•Surely it is time to decommission the weapons of mass-distraction regarding Martin McGuinness's push for the Park? We can soon expect to see the charismatic Derry man marching about the countryside with a Carmelite in one arm and a ballot box in the other, as he completes his post-modern transformation into a God-fearing decent man on a mission to resurrect old Ireland from material damnation.
People will quickly see through the glassy-eyed recalling of what our fore-fathers won and lost in the name of freedom and the shallow talk of sacrifice and struggle in the pursuit of higher things.
That armed struggle involved car-bombings and carnage. The innocent civilians who died were not consulted about the "sacrifice" they were being called upon to make.
Mr McGuinness is a creature of the past and the past is another country. Most of us don't want to live in another country, so let's leave him there. He belongs to history and has earned his place, let him have it.
But just before we do, let him speak and let the Blueshirts hold their tongues. The more fiercely they attack, the more moderate and plausible his candidacy becomes, as he takes to the podium as the voice of reason and reconciliation amidst the din.
Give him the rope and he will make his own noose as he spins and weaves to contrive threads to bind himself to the people. These ties will not bind.
So good luck to him with that. The Sinn Fein peace strategist has achieved far more than any of his detractors would care to allow. But what he has not done, nor can ever do, is make himself relevant to our electorate.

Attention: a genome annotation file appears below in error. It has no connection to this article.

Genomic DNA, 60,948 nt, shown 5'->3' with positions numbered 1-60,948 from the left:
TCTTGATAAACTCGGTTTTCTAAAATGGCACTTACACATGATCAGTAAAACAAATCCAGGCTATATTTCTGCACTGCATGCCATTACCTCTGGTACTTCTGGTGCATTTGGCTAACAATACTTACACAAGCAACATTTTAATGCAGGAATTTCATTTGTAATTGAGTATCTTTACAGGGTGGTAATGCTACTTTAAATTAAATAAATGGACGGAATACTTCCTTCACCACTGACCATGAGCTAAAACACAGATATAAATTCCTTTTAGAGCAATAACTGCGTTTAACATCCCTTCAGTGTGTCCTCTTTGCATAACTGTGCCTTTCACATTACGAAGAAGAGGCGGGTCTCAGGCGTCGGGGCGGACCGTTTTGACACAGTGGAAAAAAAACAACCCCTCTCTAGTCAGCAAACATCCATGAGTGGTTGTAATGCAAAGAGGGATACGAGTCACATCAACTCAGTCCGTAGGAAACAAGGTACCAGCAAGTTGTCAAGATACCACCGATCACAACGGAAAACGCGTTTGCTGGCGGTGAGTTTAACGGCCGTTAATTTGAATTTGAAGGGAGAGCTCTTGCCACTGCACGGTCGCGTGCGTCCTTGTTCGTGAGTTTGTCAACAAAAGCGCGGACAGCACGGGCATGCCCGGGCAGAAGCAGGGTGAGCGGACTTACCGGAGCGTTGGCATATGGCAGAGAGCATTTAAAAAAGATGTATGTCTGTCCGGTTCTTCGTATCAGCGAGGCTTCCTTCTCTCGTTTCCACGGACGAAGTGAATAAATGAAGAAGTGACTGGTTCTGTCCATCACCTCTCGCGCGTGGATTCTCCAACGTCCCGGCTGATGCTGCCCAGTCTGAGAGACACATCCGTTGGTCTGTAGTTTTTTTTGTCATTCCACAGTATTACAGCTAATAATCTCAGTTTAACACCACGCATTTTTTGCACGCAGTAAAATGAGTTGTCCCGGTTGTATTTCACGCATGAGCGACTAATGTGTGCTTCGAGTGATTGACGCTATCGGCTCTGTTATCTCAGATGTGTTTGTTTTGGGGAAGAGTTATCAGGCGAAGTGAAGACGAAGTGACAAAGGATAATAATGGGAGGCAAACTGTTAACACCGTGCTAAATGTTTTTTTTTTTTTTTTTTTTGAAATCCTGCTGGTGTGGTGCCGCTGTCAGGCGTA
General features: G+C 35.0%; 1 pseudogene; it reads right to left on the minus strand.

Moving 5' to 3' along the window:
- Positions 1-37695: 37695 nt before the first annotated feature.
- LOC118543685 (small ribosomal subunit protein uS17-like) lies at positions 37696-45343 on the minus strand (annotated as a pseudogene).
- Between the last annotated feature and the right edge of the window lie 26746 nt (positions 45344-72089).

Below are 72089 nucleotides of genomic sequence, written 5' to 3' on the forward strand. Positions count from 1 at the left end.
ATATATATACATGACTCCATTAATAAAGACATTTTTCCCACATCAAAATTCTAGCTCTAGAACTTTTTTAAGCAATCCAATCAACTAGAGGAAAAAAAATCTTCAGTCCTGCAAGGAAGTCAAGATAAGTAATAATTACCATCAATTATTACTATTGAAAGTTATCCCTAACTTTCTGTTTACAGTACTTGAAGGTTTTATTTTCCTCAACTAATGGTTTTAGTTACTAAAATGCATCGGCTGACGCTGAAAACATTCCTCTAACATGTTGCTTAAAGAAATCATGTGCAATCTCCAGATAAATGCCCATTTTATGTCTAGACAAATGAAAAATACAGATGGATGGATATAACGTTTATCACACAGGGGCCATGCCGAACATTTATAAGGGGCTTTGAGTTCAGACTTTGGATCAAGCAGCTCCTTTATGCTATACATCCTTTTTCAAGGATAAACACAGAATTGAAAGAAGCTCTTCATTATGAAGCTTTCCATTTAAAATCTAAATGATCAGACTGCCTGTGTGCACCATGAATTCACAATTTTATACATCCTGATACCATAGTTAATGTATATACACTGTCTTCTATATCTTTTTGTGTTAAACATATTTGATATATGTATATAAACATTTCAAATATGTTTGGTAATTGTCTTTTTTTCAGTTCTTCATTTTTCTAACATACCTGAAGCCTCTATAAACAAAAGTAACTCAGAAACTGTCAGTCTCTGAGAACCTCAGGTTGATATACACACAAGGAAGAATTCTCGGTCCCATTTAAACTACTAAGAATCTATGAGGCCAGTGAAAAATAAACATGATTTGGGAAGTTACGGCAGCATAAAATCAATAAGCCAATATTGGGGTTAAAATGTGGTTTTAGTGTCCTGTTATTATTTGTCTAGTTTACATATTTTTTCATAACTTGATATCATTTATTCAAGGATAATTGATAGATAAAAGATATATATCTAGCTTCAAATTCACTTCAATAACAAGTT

He cannot identify with ordinary southerners because he has not taken the trouble to know them. Like Gerry Adams, the other part of the double act, he will be all things to every man.
But he will fail because he will not connect with the real people of this country. He chose to live in another jurisdiction, however disagreeable he may have found it. He played a key role in cementing peace in the North and for that he deserves recognition. But he also played a key role in the IRA's bloody campaign and that also deserves recognition.
His conversion to peace is admirable but it does not confer the right to be automatically anointed as president of Ireland
Nor will he be.
So enough of the histrionics and hyperbole; Martin McGuinness is as likely to become our president as Sammy Wilson is to become our Taoiseach.
C R Delacey